“Why so quiet?” You wonder. No. I haven’t quit again. I’ve disappeared for the last week simply because I have been trying to organise the jumble of ideas flying through my head on what I should do with this blog. As you know from a previous post, I have a strong dislike for using one adjective to describe myself and my ethics (e.g. vegetarian, vegan, pescetarian, etc, etc.). It’s also an excellent way to be the butt of every joke at the dinner table. And no matter how clever you are. No matter how thick you think your skin is…you are outnumbered, and you’re gonna lose. So…as I try to avoid the adjectives, I have a new idea. I’m going to eat my ethics. If you are a close friend of mine, you’ve heard many of my idealisms by now on health, the environment, what to eat and how to eat it. And guess what? I don’t always practice what I preach. In fact, I’m beginning to realise that most of the time I don’t practice what I preach. I seem to cherry pick my ethics a bit when it comes to what is most convenient in that moment. Although I do mostly try to do what I think is the right thing, like most people, during times of stress, convenience is much higher up on the priority list than ethics. It’s true. I can be an absolute hypocrite.
When it comes to ethical food, it covers much more than just animal products. So instead of focussing on one aspect of ethical eating, I am now going to try to include others as well, such as the distance my food travels to get to my table, waste, sustainability of the food source, and of course, animal welfare. This will be a painfully detailed account of how my family and I eat. I want to see how close to my ideals I can get. This is my opportunity to see what it means to walk the walk. Can I do it? Is it practical? Will it be more expensive to eat ethically? Inconvenient? Can it really make a difference? I hope to answer all of these questions at the end of this journey, which I’m hoping will last much longer than a week. So the plan from hereon-in is to hold myself accountable to the ethics that I preach.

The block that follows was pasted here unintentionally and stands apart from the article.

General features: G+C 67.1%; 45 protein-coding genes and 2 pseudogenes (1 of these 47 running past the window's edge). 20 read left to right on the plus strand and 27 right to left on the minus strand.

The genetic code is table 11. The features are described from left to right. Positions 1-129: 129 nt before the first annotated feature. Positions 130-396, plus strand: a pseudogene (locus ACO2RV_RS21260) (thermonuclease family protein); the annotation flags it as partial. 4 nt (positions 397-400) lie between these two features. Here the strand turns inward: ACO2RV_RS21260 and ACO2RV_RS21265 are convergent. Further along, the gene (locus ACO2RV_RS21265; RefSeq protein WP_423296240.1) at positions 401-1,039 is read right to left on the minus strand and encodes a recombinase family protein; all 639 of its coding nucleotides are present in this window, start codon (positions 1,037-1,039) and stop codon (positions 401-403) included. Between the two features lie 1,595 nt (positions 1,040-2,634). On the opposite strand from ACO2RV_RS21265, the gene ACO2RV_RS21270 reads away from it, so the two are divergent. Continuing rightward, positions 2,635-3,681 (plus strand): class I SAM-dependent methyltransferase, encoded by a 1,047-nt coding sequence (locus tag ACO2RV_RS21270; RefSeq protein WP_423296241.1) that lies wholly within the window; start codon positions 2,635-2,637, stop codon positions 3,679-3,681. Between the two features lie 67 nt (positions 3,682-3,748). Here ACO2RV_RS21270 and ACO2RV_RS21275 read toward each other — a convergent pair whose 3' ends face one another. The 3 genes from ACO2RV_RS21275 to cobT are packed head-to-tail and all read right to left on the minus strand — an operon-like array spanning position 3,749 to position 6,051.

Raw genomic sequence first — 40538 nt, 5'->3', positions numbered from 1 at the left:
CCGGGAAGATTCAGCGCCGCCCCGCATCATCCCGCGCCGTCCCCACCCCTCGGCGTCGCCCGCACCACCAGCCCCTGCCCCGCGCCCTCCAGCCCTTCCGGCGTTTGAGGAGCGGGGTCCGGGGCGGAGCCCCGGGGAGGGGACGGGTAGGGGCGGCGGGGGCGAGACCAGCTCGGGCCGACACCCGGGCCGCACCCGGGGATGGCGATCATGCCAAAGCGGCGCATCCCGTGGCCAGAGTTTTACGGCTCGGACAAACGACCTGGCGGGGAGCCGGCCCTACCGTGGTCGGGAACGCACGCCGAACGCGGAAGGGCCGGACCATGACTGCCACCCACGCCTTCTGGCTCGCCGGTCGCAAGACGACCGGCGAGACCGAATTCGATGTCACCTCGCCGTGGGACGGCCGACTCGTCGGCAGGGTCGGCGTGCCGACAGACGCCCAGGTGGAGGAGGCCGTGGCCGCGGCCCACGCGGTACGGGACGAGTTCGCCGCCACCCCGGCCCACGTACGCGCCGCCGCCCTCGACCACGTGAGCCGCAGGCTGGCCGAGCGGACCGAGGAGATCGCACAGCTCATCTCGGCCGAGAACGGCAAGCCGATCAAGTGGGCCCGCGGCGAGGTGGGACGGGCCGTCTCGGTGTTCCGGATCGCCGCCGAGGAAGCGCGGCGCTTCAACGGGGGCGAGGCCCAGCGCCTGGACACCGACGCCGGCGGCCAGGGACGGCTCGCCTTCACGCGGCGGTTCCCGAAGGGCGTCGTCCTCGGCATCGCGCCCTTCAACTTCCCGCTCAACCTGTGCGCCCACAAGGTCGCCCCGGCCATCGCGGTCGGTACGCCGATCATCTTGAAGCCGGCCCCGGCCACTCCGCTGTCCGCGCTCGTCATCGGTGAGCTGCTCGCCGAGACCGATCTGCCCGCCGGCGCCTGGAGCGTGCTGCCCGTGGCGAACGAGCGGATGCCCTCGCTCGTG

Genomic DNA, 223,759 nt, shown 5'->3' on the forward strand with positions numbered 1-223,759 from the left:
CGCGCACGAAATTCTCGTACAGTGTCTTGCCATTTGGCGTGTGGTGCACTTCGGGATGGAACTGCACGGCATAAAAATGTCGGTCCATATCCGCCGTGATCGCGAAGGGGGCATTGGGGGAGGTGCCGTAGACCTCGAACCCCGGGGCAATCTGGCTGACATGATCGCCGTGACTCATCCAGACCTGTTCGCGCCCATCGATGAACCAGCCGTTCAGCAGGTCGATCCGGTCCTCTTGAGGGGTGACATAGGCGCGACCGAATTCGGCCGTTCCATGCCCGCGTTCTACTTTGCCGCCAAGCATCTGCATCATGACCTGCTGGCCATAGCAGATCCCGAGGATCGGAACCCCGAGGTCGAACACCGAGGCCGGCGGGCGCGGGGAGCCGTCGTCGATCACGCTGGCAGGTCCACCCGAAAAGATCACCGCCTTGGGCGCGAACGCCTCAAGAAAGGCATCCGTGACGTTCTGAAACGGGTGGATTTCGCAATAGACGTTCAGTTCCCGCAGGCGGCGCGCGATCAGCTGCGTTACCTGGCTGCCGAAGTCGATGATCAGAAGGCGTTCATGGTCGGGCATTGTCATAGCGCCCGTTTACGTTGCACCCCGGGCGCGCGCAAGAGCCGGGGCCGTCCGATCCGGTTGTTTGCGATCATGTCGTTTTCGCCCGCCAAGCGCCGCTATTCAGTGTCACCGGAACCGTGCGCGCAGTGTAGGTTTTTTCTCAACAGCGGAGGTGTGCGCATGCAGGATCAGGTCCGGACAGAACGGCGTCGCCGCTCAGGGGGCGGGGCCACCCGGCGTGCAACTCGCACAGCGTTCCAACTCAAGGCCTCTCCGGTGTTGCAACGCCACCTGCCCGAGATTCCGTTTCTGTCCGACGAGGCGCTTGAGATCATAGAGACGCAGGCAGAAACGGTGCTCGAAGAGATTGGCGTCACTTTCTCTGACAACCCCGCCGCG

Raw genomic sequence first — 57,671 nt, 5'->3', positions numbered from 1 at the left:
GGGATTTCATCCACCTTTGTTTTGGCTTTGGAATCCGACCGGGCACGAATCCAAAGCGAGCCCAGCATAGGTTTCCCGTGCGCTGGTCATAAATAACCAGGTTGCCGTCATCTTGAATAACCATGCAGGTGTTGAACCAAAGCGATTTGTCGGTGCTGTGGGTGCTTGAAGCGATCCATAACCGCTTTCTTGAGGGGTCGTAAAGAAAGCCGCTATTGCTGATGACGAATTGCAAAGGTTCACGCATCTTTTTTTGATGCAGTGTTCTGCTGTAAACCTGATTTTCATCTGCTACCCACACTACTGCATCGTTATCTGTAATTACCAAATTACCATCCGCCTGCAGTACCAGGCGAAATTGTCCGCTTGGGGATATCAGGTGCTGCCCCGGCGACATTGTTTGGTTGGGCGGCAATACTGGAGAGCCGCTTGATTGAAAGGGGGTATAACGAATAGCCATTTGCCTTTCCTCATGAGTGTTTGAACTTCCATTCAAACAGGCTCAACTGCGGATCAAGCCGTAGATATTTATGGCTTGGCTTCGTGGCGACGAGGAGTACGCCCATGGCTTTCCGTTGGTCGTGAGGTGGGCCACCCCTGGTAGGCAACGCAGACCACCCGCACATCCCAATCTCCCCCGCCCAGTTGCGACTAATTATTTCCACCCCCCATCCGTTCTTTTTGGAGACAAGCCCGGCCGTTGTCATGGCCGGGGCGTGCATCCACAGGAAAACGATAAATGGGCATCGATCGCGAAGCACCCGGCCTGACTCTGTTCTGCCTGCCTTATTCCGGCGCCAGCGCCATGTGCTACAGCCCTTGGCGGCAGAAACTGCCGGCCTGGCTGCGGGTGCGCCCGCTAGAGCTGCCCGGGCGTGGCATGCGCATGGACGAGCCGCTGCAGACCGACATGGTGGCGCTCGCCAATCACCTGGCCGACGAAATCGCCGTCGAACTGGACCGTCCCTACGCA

The Shit I Say: We should try to eat local and organic products as much as possible. Animal products, including dairy, should not be eaten regularly. Meat should come from healthy animals. We should not eat red meat. I believe it is ok to eat fish on occasion, but it should be locally-sourced (if possible), line-caught, and not farmed. I don’t have a problem with eating chicken, as long as it is from a formerly happy chicken and organic. Organic eggs can be eaten too in small amounts from free-range chickens.
What I’ll Do: I will be getting down to the bottom of my cupboard, fridge, and deep freezer to have a detailed look at the things that I have purchased and collected over the past months. I am then going to force myself to use every bit of that food in some sort of recipe to avoid waste (unless it is past due, of course). All food, old, new, and wasted will be logged, including cost and their place of origin. I want to know what percentage of my food actually originates in the country I live in (Australia). In the event that the product does not originate here, I will try to find it locally or perhaps an alternative that is more “ethical” in terms of distance from origin to table. I want to know how much of my food is organic, GMO, and of course the amount of animal products we use as a family. I will reduce the amount of animal products used in my home and search for satisfying substitutes and find new ways to cook.
The Shit I Say: We should always recycle, and avoid packaging, particularly plastics, wherever possible. We should use a compost at home. Over-eating can be a form of waste. Non-biodegradable plastic bags should not be used. We should not buy water in plastic bottles.